strong sense of ownership and value. These cars have tended to change owners
more often than they received maintenance. Repairs were often postponed beyond
fairness to the vehicle. A lack of proper care creates problems that stay with
a car until a knowledgeable approach corrects the damage. British cars will run
for a long time in an abused and neglected state. Then something breaks,
leaving the unwitting owner stranded and cursing the breed.
the electrical systems a problem?
not if the systems are properly maintained. Lucas Industries made most of the
electrical systems on British cars. The parts are well made and most problems
can be repaired by doing something easy like replacing the fuse box or by
removing the stuff in the trunk that is shorting the rear lights. Incorrect
diagnosis, corroded connections, and frayed wires have unfairly contributed to
also for poor radio installation and dirty battery connections. Proper repairs
good as an only car?
When properly attended to, it is as reliable as any other well-built car, and
its fun factor means that all of your driving will be more enjoyable.
if I only want to drive it occasionally?
These are good cars to drive
occasionally-every week or every few days. Long periods without use can affect
basic systems, such as brakes or electrical systems. These cars run better and
last longer when driven regularly.
take it on a trip?
British sports are lots off un to drive. A couple of hours in a nice one will
leave you tired and refreshed at the same time. Know your car and have it
serviced before a long trip. If it works well in town it should be great on the
is it in winter?
cold-natured. These cars will start after a couple of extra cranks and then
heaters are really fine. A hard top helps. Some need a winter thermostat.
Driving in snow is scary and driving on ice is unforgiving.
a good car for daily commuting?
Once you have repaired all known defects and had an annual service, your car
can be relied on to work well and give fair warning as normal wear occurs.
Daily commuting of less than two miles each
way, though, is rough on any car.
I own one?
There is a range of temperament that seems to accommodate
British car ownership. It does help to appreciate the beauty of the styling,
understand the simple elegance of the machine, enjoy the feel of the road, and
to be calm and thoughtful when it needs repair. If you have difficulty amusing
yourself in a long supermarket checkout line, then perhaps a British car
wouldn't be appropriate just yet.
it appreciate in value?
If you buy a good car, repair its defects, and maintain it properly, it will be
worth more than you paid for it. Any car is worth $100 a month in utility, so
subtract from your total expenditures (purchase and repairs) $100 for each
month you've driven to figure a minimum value for it.
$100 a month?
represents an easy figure to use and can be compared
favorably to the cost of a taxi, bus, subway, or rental car. New cars will cost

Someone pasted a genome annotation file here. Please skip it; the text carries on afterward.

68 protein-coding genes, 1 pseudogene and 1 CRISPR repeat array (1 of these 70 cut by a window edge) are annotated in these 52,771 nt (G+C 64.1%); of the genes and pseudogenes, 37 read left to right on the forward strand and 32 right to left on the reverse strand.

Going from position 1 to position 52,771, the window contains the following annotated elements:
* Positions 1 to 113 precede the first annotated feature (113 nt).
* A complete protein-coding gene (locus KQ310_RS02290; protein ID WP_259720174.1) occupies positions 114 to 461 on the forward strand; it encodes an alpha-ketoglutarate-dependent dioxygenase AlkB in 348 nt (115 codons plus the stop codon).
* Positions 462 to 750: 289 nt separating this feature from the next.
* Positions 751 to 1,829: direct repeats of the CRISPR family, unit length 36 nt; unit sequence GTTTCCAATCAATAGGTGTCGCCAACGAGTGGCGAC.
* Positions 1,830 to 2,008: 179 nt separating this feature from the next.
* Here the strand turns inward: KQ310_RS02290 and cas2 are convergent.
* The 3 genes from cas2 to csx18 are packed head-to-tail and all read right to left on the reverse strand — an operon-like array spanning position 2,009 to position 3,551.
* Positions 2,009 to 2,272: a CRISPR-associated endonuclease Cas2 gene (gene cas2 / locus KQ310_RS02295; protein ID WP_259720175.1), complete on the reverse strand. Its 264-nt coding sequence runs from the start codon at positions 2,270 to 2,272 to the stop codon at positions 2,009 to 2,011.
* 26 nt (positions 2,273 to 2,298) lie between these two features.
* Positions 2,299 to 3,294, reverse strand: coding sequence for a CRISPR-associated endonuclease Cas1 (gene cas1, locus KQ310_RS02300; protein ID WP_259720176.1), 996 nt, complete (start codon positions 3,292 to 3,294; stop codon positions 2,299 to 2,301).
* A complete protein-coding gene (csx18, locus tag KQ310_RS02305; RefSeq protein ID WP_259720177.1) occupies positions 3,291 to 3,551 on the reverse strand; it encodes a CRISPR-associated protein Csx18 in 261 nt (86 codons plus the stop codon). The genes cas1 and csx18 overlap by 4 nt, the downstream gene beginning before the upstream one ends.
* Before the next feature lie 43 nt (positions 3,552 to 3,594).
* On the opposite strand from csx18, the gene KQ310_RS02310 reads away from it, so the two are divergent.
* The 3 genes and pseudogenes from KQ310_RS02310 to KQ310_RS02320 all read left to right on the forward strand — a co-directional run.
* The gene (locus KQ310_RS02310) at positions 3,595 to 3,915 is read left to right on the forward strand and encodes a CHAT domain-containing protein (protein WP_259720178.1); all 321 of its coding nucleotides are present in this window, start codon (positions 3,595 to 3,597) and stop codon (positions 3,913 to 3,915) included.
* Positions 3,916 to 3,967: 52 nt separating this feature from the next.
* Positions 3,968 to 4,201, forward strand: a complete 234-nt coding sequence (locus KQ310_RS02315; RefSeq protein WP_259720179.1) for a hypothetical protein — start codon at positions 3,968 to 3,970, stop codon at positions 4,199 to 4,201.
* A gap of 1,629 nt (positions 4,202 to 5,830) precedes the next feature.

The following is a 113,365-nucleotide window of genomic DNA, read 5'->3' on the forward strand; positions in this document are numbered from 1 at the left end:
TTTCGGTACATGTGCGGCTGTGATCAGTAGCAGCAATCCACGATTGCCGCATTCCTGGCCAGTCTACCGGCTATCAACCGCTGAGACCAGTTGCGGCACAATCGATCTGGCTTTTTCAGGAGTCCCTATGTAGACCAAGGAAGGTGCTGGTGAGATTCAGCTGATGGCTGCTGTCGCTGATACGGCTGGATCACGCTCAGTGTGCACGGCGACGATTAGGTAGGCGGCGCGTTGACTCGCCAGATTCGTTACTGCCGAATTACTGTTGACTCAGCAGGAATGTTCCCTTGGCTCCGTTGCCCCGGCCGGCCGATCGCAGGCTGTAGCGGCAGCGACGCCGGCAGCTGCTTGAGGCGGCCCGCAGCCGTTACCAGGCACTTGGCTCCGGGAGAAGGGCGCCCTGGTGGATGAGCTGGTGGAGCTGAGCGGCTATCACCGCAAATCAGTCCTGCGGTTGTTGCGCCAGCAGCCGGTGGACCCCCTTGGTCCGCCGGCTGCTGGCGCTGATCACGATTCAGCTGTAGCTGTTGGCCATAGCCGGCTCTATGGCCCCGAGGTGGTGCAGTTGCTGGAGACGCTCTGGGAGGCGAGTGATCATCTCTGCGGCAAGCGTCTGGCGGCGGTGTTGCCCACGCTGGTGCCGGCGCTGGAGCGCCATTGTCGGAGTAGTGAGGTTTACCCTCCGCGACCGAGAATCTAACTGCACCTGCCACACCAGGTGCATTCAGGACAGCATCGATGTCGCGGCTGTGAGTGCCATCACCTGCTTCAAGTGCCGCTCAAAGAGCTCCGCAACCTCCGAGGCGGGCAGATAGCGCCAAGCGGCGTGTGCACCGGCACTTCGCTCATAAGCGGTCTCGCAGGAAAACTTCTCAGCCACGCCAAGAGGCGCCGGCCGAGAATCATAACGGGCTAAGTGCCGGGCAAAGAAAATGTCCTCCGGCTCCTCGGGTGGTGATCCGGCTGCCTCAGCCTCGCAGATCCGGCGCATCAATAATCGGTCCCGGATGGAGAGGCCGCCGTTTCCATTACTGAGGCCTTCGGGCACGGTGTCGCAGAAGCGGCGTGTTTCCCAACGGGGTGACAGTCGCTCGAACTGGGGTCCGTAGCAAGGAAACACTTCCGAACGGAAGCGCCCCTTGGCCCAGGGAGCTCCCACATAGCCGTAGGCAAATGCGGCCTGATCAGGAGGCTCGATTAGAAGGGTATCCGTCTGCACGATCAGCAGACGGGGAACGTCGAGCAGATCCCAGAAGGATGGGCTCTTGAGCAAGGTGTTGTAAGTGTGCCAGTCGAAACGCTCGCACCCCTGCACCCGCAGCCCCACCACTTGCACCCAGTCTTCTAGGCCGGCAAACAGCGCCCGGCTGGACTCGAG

$150 to $300 a month in depreciation and the top usually doesn't come
down. British cars, when properly repaired, average (over several years) $100 a
sell it for what I have in it?
not yet, but soon. However, since most new cars cost more than $10,000 and the
cheapest new convertible car is $15,000, renovated British cars are comparatively
inexpensive. They are as yet generally undervalued. It is helpful to
rationalize the finance of ownership by using the $100 a month utility figure.
The price of some cars, such as the Austin-Healeys should easily keep pace with
my mechanic work competently on it? British
cars are mostly uncomplicated. Their simple
engineering is within the grasp of any good mechanic. The essence of competent
repair is diagnosis. These cars are low tech in appearance and easy to disassemble,
hence the availability of "basket case" cars. Some parts and a few
systems like dual carburetion are unfamiliar to most mechanics. What's needed
is an understanding that these are easy to repair if symptoms are examined through
diagnosis and testing before applying parts. Before giving the car to just any
foreign car mechanic, however, ask other members of your club for their recommendations.
work on it?
cars look easy to repair and the temptation to attempt repairs beyond one's
limits is strong. If you can manage clean careful work and agree that there's
not enough time to do a job over, then you can enjoy working on a British car.
Did you ever take apart a clock or a watch and not get it back together? So have
I. Lots of people have, although that has almost nothing to do with working on
these cars. I just wondered, that's all.
need special tools?
standard size wrenches and sockets are correct for the later Healeys. The few
Whitworth or other tools needed for the earlier cars are easily available. For
about $300 you can buy parts to complete
almost any repair. With tools, as elsewhere, if it's hard you're doing it
long will I have to wait for parts?
part that keeps your car on the road is available within two days. With few
exceptions, there is no single part that can strand your car for more than two days.
You should, of course, wait as long as necessary for competence
in repairing or replacing said parts.
the carburetors a problem?
twin SU carburetors are a simple and efficient way to feed an engine and often
are blamed for problems caused by air leaks, low compression,
and defects in the ignition system. Often, too, old original carburetors will
be replaced with new and poorly matched carbs of a different design when the
correct remedy is a rebuild of the original units. Even when understood, the SU
cars are still somewhat difficult to master. But when properly rebuilt, set up,
and adjusted, they are reliable and durable.
there design flaws?
A design flaw is an engineered characteristic that causes repeated